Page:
Some people like to say “family farms, not factory farms,” but in reality factory farms and factory farms are not opposites. Many farms are family-owned, but still large-scale operations that confine animals indoors, in pens, and don’t allow them to engage in ordinary, natural behaviours. “Family farms” vs. “factory farms” is really a false dichotomy.

Reading: a bunch of links from the past week

Sunday, November 8th, 2009

Here is a batch of links from the past week or so, for your reading pleasure. Sorry to get to it so late. The biggest story was probably the HSUS veal slaughterhouse investigation, but I’ve only included one link to a story about it below. I’ll try to do a recap post about that story sometime this week.

NPR: For Foer, Meat is Murder …And Worse

New Yorker review of Eating Animals

Wolves, moose and biodiversity: An unexpected connection

Hearts on Noses pig sanctuary fundraiser at Karmavore

HSUS veal slaughterhouse investigation

Poultry giant Tyson sued by the state of Oklahoma

Meat loving cowboy is still vegan

Supervegan: Does it matter that Jonathan Safran Foer isn’t vegan?

Digging through the dirt: ‘Bones’ Features Factory Farm, Slaughterhouse Footage

VegNews interview with Jonathan Safran Foer

Change.org Animal Rights blog: There Is No Such Animal as “Seafood”

Animal Place: Divine Turkey Talk

The Vegan Dietician: No Need for Vegans to Give Up Fat, Gluten, Soy or Cooked Foods

A Trip to the PNE, Part Two: the Lies

Wednesday, September 23rd, 2009

In the first part of this blog post, I ended by mentioning that my co-volunteer, Joanne, had asked one of the attendants about the mother of the hundreds of baby chicks.  Well, what answer did she receive?  Not the truth, certainly: the attendant informed her that the mother chicken was “at the farm”.

A few of the hundreds of chicks at the fair.

A few of the hundreds of chicks at the fair.

This isn’t true, of course; the attendant forgot one crucial word–”factory”.  That’s right, she was from a factory farm.  Unlike most of the vendors at the fair, who dropped their names at every opportunity, the chicks had no source whatsoever.  This leads me to believe that the chicks are likely from a generic, local factory farm, and will probably end up at the slaughterhouse/processing plant at Hastings and Commercial Drive.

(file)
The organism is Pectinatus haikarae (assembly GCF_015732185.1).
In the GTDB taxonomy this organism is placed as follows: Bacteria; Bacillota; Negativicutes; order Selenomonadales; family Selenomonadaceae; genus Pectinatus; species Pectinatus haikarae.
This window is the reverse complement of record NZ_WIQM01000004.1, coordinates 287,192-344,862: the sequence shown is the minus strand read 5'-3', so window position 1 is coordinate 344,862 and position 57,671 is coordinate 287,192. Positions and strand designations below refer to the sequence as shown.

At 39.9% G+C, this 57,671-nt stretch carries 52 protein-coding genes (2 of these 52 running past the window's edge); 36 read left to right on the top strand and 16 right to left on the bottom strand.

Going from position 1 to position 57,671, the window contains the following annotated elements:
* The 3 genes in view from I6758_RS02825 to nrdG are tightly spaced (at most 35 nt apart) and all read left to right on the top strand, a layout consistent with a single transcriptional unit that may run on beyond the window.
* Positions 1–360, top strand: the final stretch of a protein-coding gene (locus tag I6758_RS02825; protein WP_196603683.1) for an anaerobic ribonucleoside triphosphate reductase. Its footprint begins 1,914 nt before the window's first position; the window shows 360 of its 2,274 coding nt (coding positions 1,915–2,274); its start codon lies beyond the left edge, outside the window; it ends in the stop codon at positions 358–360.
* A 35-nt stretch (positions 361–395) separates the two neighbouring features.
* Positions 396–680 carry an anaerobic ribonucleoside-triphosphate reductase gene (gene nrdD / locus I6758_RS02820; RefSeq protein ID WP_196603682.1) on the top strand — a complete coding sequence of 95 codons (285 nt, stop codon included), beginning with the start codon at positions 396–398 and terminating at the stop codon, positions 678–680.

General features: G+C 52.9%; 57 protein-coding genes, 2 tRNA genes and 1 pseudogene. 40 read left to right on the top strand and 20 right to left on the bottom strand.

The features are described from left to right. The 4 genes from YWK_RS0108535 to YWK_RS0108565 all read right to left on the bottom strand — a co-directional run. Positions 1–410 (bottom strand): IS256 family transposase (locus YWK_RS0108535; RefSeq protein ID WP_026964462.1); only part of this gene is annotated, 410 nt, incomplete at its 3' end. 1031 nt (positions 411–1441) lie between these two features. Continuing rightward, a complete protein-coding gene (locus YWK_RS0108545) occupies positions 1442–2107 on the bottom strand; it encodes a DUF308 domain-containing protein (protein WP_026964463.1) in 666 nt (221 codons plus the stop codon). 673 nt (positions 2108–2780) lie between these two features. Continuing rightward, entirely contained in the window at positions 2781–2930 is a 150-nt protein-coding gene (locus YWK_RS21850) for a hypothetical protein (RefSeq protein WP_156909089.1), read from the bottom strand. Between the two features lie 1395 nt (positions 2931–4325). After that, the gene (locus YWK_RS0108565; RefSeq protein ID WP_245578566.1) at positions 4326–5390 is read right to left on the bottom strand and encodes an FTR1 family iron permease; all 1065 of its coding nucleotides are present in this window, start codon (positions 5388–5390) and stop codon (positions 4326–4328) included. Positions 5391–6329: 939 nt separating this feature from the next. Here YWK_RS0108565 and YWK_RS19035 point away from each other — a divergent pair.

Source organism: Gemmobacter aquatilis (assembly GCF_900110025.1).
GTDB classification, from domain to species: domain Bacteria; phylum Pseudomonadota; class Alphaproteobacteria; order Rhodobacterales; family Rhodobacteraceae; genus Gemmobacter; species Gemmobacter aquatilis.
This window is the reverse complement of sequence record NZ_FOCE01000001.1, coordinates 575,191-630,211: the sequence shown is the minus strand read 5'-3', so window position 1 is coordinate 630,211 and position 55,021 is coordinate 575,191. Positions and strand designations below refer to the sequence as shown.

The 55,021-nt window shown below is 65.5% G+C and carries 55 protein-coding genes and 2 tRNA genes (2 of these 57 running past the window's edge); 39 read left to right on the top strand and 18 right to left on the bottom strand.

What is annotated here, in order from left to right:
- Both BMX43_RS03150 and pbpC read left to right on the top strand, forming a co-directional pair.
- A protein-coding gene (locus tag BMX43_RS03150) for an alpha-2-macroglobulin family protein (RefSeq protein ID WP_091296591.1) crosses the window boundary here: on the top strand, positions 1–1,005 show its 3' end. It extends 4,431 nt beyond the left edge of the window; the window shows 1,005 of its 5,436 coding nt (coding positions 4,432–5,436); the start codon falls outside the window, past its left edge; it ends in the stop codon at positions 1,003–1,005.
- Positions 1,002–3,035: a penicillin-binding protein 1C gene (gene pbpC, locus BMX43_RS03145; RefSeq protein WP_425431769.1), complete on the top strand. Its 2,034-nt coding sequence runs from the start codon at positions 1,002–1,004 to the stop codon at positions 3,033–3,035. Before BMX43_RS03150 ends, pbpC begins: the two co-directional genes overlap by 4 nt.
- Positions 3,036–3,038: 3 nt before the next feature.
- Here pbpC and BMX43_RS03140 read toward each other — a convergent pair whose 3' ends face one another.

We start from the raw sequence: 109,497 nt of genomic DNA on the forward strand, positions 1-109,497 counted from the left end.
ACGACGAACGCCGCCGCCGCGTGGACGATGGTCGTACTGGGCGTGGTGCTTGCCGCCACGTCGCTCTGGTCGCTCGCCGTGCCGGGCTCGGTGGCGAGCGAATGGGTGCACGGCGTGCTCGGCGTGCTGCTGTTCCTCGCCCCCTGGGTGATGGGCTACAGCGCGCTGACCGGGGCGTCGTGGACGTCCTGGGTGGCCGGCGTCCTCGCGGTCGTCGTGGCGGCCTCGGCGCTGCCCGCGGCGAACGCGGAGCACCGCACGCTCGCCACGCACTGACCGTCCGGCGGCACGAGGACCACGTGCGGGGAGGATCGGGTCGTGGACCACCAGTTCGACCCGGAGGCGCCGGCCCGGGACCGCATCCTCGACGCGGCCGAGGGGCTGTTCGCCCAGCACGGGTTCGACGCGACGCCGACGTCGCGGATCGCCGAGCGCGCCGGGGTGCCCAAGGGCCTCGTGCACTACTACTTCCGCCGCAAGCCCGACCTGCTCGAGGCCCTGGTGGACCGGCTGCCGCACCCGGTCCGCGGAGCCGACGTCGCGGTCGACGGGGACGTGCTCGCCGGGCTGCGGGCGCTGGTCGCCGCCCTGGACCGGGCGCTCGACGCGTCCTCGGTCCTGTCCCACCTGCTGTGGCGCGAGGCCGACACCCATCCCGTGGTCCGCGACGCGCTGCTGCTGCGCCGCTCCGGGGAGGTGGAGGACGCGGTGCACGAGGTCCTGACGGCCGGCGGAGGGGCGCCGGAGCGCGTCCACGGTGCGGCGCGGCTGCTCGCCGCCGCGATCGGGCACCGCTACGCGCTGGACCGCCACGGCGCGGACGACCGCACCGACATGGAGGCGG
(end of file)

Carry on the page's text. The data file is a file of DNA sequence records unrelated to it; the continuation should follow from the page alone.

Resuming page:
The attendant also forgot to mention that there isn’t one mother chicken, but many, and none of them will ever see their babies born.  Here is more info on the spectacularly horrifying life of the broiler breeder chicken, who will live her life intentionally starved and in the dark, crowded in with thousands and thousands of other birds.

Oh, and they had a sign at each of the crates of chicks.  It stated that the chicks…

…belong to a commercial breed of chicken…bred mainly for meat.  …This breed grows very fast and by the time they are 40 days old they weigh 40 lbs.

Admittedly, these aren’t outright lies, but they’ve left a few things out.  Let me help:

…[these chicks] belong to a commercial breed of chicken…bred mainly for meat.  …This breed grows very fast as a result of genetic manipulation and by the time they are 40 days old they weigh 40 lbs.  That’s right–these chicks, which you are all gushing about and petting, will be they slaughtered in just over a month.   Many of them will not make it that long.  Due to their unnnaturally fast growth, some of them will die when their hearts or lungs fail or their bones break under their immense weight.